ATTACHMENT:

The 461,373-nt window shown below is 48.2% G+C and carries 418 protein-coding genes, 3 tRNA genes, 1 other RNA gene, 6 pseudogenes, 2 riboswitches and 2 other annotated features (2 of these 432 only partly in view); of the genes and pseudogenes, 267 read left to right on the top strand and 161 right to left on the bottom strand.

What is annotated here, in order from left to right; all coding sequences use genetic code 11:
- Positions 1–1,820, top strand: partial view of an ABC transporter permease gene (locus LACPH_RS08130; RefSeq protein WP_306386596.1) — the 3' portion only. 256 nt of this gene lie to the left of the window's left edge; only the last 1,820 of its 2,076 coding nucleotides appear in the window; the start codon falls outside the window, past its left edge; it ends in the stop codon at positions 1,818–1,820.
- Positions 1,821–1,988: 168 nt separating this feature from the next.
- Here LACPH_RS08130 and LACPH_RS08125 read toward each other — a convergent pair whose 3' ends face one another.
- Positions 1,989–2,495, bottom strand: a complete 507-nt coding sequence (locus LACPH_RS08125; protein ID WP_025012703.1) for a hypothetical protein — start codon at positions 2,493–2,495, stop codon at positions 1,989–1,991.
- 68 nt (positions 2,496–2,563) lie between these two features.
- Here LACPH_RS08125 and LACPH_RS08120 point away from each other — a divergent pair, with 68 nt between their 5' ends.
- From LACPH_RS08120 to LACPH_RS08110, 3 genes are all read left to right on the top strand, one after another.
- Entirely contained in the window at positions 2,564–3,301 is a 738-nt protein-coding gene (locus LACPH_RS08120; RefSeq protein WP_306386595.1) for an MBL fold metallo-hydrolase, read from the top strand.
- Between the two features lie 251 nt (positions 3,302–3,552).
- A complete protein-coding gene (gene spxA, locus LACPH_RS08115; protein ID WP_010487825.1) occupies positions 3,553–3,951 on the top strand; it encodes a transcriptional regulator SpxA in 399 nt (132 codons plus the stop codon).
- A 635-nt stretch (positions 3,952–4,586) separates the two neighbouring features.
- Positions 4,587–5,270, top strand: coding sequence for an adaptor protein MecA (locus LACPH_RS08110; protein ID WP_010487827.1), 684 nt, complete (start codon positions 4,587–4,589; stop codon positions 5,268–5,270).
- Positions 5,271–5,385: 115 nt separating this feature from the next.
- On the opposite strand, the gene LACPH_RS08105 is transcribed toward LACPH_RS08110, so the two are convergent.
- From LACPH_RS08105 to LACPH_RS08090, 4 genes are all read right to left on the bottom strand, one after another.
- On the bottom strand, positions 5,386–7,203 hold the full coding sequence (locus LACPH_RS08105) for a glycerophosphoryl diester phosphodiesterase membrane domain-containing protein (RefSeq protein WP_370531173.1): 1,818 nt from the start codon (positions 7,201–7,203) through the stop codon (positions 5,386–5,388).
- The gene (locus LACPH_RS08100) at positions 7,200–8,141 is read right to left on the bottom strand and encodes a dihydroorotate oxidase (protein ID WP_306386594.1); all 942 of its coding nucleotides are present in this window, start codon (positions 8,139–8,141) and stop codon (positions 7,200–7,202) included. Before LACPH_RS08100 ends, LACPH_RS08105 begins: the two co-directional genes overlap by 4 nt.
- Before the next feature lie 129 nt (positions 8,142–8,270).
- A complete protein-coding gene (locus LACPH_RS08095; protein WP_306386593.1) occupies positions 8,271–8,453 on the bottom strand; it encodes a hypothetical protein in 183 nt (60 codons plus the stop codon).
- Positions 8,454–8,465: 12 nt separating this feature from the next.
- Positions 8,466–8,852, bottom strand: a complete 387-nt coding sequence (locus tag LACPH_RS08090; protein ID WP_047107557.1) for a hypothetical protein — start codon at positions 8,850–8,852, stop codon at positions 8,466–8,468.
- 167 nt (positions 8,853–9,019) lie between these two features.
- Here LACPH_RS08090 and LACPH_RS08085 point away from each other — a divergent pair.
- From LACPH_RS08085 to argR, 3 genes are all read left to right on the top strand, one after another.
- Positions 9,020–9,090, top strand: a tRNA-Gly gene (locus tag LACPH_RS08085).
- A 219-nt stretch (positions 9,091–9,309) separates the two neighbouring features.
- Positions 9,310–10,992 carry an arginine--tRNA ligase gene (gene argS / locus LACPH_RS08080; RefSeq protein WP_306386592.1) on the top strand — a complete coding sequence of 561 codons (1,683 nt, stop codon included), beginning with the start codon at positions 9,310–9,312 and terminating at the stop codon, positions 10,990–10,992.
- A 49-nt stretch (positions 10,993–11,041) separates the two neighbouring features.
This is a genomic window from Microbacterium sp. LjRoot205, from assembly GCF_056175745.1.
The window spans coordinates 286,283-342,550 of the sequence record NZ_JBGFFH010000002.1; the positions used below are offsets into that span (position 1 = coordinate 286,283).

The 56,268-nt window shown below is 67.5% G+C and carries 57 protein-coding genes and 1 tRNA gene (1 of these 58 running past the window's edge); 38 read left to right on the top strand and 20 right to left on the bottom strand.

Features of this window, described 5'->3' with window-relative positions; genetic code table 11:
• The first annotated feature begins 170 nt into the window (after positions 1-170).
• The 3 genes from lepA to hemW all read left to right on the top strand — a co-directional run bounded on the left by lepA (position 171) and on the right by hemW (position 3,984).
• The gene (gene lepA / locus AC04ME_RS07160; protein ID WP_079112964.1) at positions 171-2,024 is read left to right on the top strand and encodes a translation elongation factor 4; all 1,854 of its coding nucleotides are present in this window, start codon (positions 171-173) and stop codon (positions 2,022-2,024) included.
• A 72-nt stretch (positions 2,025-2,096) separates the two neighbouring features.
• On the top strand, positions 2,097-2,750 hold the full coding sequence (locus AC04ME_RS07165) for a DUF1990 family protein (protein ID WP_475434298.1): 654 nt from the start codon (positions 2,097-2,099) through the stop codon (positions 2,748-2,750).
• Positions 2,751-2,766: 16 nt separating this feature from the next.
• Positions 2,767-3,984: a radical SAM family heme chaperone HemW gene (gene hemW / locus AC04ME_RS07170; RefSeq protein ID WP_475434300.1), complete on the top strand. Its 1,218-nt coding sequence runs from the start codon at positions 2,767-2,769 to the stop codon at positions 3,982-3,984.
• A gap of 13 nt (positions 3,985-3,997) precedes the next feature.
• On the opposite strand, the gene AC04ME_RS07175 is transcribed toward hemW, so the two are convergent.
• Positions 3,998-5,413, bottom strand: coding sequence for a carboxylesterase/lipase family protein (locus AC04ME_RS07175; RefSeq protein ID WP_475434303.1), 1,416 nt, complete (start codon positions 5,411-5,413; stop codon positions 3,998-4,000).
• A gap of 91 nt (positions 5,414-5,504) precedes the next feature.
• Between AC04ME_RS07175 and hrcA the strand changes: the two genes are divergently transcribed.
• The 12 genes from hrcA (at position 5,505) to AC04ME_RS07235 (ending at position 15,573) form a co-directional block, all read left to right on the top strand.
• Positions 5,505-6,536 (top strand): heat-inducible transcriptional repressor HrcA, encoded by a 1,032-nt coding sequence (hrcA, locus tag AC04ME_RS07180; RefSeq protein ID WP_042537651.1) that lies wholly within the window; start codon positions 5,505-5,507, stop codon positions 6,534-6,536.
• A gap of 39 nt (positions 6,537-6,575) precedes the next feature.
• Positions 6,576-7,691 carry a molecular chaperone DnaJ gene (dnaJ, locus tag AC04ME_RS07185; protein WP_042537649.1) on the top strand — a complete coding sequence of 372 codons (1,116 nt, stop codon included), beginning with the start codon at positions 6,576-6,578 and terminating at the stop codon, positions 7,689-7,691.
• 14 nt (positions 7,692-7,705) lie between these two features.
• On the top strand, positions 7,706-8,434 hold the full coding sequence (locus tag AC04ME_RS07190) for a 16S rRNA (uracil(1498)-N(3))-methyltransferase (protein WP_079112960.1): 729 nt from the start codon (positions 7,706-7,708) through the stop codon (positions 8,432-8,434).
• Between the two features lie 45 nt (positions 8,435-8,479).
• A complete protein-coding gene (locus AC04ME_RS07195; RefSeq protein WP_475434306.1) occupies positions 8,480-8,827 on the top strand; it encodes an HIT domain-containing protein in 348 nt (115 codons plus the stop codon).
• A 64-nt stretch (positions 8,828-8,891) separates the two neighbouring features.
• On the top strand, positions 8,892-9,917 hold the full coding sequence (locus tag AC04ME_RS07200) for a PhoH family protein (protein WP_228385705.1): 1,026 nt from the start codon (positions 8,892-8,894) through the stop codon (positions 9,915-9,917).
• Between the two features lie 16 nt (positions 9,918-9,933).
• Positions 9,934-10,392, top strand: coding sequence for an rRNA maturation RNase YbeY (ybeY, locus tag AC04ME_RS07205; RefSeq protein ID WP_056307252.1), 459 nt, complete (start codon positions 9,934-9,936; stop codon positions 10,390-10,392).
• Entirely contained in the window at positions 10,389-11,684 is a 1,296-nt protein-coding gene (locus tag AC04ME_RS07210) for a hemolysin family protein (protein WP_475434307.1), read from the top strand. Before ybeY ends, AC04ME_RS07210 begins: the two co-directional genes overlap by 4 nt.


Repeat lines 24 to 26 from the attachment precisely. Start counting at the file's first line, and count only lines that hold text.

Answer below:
- 167 nt (positions 8,853–9,019) lie between these two features.
- Here LACPH_RS08090 and LACPH_RS08085 point away from each other — a divergent pair.
- From LACPH_RS08085 to argR, 3 genes are all read left to right on the top strand, one after another.